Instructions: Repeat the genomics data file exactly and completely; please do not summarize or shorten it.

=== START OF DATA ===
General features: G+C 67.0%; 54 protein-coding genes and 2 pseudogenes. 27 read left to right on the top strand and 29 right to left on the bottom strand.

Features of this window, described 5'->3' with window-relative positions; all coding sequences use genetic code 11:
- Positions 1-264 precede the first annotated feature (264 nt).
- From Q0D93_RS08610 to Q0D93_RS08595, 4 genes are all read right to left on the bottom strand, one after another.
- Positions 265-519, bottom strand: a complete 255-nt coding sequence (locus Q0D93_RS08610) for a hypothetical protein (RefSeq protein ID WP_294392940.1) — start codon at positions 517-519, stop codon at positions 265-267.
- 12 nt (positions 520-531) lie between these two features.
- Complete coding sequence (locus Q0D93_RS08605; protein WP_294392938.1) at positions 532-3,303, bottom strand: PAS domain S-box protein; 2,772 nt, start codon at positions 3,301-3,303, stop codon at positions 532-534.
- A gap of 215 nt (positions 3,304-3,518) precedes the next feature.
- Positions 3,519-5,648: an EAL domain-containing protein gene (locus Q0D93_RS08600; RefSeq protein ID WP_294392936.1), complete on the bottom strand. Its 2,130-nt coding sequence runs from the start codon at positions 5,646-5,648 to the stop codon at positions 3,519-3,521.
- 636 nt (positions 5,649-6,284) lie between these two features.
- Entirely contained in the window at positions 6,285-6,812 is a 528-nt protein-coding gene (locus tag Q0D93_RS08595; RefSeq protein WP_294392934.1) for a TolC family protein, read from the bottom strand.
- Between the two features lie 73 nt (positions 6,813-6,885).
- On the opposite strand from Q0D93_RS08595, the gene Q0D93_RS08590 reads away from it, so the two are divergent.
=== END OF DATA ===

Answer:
General features: G+C 67.0%; 54 protein-coding genes and 2 pseudogenes. 27 read left to right on the top strand and 29 right to left on the bottom strand.

Features of this window, described 5'->3' with window-relative positions; all coding sequences use genetic code 11:
- Positions 1-264 precede the first annotated feature (264 nt).
- From Q0D93_RS08610 to Q0D93_RS08595, 4 genes are all read right to left on the bottom strand, one after another.
- Positions 265-519, bottom strand: a complete 255-nt coding sequence (locus Q0D93_RS08610) for a hypothetical protein (RefSeq protein ID WP_294392940.1) — start codon at positions 517-519, stop codon at positions 265-267.
- 12 nt (positions 520-531) lie between these two features.
- Complete coding sequence (locus Q0D93_RS08605; protein WP_294392938.1) at positions 532-3,303, bottom strand: PAS domain S-box protein; 2,772 nt, start codon at positions 3,301-3,303, stop codon at positions 532-534.
- A gap of 215 nt (positions 3,304-3,518) precedes the next feature.
- Positions 3,519-5,648: an EAL domain-containing protein gene (locus Q0D93_RS08600; RefSeq protein ID WP_294392936.1), complete on the bottom strand. Its 2,130-nt coding sequence runs from the start codon at positions 5,646-5,648 to the stop codon at positions 3,519-3,521.
- 636 nt (positions 5,649-6,284) lie between these two features.
- Entirely contained in the window at positions 6,285-6,812 is a 528-nt protein-coding gene (locus tag Q0D93_RS08595; RefSeq protein WP_294392934.1) for a TolC family protein, read from the bottom strand.
- Between the two features lie 73 nt (positions 6,813-6,885).
- On the opposite strand from Q0D93_RS08595, the gene Q0D93_RS08590 reads away from it, so the two are divergent.